Goodwood Festival of Speed is in my opinion one of the best motorsport events in the world. If you have a ml of petrol in your veins, you must attend this event, usually held in July.
I must confess that a major attraction to Goodwood for Tessa and I is the chance to see and hear current F1 cars close up. More and more teams are attending, and the F1 boys are usually out to entertain. the cars are not timed up the hill (officially anyway!) Jenson Button started the trend for stopping along the course and demonstrating tire smoking, full bore starts and skids. Not quick in a race situation, but entertaining on a small English country driveway. In the 2001 Jaguar, Johnny Herbert took it a stage further and performed perfect, very smokey donuts up the hill. Ok - its not what these cars are for, but as a demonstration of the noise and power, its pretty affective in such a confined space. The noise is fantastic, and sends shivers up my spine. Unlike most modern F1 race tracks, here you are with in a few metres of the cars.
Held at Goodwood House near Chichester, in 2002 Renault were the guest manufacturer. It has become tradition to have a huge display in front of the house.
The main event is a Hill Climb up the driveway. Some runs are timed, some are demonstration. Other support events include displays, tank rides and of course the Red Arrows!
In 2002 the current Scuderia Ferrari F1 team attended - the only event they visited away from the F1 calendar.
Renault attended with a large collection from their long motorsport heritage, from their very first cars to the 2002 F1 car, driven at Goodwood by Jenson Button
The display, which concentrated on Renaults F1 involvement, towered in front of the house.
The F1 cars are fully supported by the team! Here a Renault truck sneaks onto the track for a quick run!
Other F1 teams that attended in 2002 were BAR, Jordan, Jaguar, Williams, Ferrari and McLaren. Access to the paddock area is un-surpassed.
A great chance to see a modern F1 car up close and in pieces. The detail on these cars is stunning.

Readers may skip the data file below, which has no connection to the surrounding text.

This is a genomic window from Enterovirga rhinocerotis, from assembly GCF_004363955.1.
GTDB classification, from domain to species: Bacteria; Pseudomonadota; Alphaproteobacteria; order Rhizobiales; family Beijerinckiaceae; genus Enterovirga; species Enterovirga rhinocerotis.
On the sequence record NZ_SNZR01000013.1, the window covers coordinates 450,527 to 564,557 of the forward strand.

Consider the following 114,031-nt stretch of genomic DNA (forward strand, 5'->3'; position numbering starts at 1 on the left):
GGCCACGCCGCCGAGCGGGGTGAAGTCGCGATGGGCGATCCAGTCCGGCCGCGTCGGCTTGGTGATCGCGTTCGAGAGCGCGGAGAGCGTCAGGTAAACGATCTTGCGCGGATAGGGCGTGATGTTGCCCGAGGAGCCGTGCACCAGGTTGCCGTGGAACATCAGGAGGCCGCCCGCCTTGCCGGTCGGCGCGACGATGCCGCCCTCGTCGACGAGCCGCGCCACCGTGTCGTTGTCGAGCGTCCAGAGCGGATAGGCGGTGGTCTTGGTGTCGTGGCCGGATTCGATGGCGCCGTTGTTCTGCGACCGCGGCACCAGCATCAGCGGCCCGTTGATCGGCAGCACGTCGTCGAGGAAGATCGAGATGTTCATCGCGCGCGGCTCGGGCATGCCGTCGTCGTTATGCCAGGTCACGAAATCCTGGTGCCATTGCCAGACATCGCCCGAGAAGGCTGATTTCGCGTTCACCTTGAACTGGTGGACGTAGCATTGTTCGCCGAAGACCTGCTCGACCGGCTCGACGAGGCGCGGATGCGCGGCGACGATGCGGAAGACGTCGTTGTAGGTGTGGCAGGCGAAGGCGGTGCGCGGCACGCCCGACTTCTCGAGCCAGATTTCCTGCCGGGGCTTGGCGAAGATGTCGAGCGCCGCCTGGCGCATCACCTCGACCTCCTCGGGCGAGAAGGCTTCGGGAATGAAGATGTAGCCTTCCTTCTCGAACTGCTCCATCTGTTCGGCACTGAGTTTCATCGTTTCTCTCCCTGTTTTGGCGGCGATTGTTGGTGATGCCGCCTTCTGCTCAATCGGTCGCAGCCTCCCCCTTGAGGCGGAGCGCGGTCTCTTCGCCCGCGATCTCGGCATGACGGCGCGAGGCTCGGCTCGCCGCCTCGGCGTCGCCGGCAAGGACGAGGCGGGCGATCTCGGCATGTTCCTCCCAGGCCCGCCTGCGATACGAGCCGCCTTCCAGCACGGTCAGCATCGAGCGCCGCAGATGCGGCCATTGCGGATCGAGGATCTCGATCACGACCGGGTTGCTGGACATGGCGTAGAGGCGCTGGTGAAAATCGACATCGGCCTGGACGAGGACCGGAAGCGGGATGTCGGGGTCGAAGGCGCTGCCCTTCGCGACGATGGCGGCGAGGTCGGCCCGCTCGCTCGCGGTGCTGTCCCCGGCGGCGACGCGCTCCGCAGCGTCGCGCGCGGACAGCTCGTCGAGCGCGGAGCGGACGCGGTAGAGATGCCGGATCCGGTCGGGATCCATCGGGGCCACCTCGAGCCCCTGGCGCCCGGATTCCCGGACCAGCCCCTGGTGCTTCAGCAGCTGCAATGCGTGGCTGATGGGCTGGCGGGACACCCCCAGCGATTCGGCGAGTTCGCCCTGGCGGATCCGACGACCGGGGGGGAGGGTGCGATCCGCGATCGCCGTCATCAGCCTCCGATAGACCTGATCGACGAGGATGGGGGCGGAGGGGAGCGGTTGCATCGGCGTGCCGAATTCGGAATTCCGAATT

Whilst the current F1 cars are a favorite, the event has also given me a new founded interest and respect for cars from an older generation. The noises are just as superb, the cars just as quick, and the detail just as fascinating.
Older F1 cars are even more accessable. This is what Goodwood is all about - priceless cars standing on the grass, with no ropes or barriers. This ex-Hunt McLaren has won its class - hence the Champagne!
A great chance to explore every detail of these preserved cars - however the great thing is that most are driven up the hill - often by their original drivers.
Detail showing the in-board disc brakes on a JPS Lotus F1 car. I think it is from '72. Emmerson Fittipaldi drove it up the hill - the last time he had driventhe car was the last race of the '72 season.
Prizes are given for the fastest time up the hill in a given class, beauty, rarity or just for diplaying spirit! Note the glasses and cans on this winning Lotus - no respect!!
I am sure I recognize that steering wheel! Note the tiny gear lever. Youwould never get this close to such cars in any museum, yet here you can stick your head in the pedal box!
As well as bringing many race cars, Renault also brought this amazing Espace. It was built by Williams for publicity and giving potential sponsors demonstration rides.
The slightly unusual think about this Espace is that under the familiar, if slightly pumped up, body is a Williams F1 car, as driven by Alain Prost in the mid 90's. The concept enables a passenger to be given a ride of their lives in a 700bhp car. Top speed was in the region of 180mph, and acceleration equally stunning.
And of course the great thing about Goodwood is that we got to see it running up the hill. Its very surreal to see an Espace drive past so quickly with an F1 engine note! BMW have a Le Mans powered X5!
Ex-Damon Hill championship winning Williams Renault, along with one of Her Majesty's finest in jovial mood!